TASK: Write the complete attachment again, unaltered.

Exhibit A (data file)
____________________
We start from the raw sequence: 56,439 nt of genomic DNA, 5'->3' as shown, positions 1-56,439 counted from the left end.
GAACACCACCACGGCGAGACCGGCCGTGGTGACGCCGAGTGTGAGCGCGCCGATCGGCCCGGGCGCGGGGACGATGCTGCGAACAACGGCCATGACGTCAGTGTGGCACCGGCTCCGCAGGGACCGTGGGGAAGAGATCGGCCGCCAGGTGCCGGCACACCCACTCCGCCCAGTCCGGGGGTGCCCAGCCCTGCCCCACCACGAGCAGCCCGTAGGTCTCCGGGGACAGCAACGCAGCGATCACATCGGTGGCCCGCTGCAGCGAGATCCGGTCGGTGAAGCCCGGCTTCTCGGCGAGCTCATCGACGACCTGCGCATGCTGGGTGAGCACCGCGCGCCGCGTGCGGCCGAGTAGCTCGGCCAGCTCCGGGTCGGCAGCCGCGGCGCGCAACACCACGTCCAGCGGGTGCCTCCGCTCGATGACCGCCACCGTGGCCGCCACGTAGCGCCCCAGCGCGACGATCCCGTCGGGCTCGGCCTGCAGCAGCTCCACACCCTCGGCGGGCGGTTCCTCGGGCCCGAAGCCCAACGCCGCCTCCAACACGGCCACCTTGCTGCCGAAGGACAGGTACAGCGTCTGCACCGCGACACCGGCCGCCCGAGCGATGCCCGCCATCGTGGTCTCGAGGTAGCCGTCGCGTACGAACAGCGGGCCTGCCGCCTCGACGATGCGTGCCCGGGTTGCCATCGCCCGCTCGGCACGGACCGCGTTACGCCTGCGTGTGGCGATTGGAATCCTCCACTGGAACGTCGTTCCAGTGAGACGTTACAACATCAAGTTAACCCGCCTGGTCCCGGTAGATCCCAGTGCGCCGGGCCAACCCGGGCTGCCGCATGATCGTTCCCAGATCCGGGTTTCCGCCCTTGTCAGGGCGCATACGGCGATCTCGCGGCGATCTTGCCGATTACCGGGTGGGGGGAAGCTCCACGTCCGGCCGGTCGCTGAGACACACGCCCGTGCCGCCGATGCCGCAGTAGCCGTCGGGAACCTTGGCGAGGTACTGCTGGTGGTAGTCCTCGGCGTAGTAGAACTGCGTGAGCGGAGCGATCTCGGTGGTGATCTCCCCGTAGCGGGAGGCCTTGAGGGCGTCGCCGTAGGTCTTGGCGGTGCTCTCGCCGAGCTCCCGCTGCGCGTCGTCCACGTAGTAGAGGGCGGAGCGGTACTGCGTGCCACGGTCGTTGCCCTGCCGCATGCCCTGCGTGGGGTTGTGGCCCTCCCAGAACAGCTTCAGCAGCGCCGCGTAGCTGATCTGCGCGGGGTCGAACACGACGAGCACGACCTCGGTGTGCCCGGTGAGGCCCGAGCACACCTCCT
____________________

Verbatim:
We start from the raw sequence: 56,439 nt of genomic DNA, 5'->3' as shown, positions 1-56,439 counted from the left end.
GAACACCACCACGGCGAGACCGGCCGTGGTGACGCCGAGTGTGAGCGCGCCGATCGGCCCGGGCGCGGGGACGATGCTGCGAACAACGGCCATGACGTCAGTGTGGCACCGGCTCCGCAGGGACCGTGGGGAAGAGATCGGCCGCCAGGTGCCGGCACACCCACTCCGCCCAGTCCGGGGGTGCCCAGCCCTGCCCCACCACGAGCAGCCCGTAGGTCTCCGGGGACAGCAACGCAGCGATCACATCGGTGGCCCGCTGCAGCGAGATCCGGTCGGTGAAGCCCGGCTTCTCGGCGAGCTCATCGACGACCTGCGCATGCTGGGTGAGCACCGCGCGCCGCGTGCGGCCGAGTAGCTCGGCCAGCTCCGGGTCGGCAGCCGCGGCGCGCAACACCACGTCCAGCGGGTGCCTCCGCTCGATGACCGCCACCGTGGCCGCCACGTAGCGCCCCAGCGCGACGATCCCGTCGGGCTCGGCCTGCAGCAGCTCCACACCCTCGGCGGGCGGTTCCTCGGGCCCGAAGCCCAACGCCGCCTCCAACACGGCCACCTTGCTGCCGAAGGACAGGTACAGCGTCTGCACCGCGACACCGGCCGCCCGAGCGATGCCCGCCATCGTGGTCTCGAGGTAGCCGTCGCGTACGAACAGCGGGCCTGCCGCCTCGACGATGCGTGCCCGGGTTGCCATCGCCCGCTCGGCACGGACCGCGTTACGCCTGCGTGTGGCGATTGGAATCCTCCACTGGAACGTCGTTCCAGTGAGACGTTACAACATCAAGTTAACCCGCCTGGTCCCGGTAGATCCCAGTGCGCCGGGCCAACCCGGGCTGCCGCATGATCGTTCCCAGATCCGGGTTTCCGCCCTTGTCAGGGCGCATACGGCGATCTCGCGGCGATCTTGCCGATTACCGGGTGGGGGGAAGCTCCACGTCCGGCCGGTCGCTGAGACACACGCCCGTGCCGCCGATGCCGCAGTAGCCGTCGGGAACCTTGGCGAGGTACTGCTGGTGGTAGTCCTCGGCGTAGTAGAACTGCGTGAGCGGAGCGATCTCGGTGGTGATCTCCCCGTAGCGGGAGGCCTTGAGGGCGTCGCCGTAGGTCTTGGCGGTGCTCTCGCCGAGCTCCCGCTGCGCGTCGTCCACGTAGTAGAGGGCGGAGCGGTACTGCGTGCCACGGTCGTTGCCCTGCCGCATGCCCTGCGTGGGGTTGTGGCCCTCCCAGAACAGCTTCAGCAGCGCCGCGTAGCTGATCTGCGCGGGGTCGAACACGACGAGCACGACCTCGGTGTGCCCGGTGAGGCCCGAGCACACCTCCT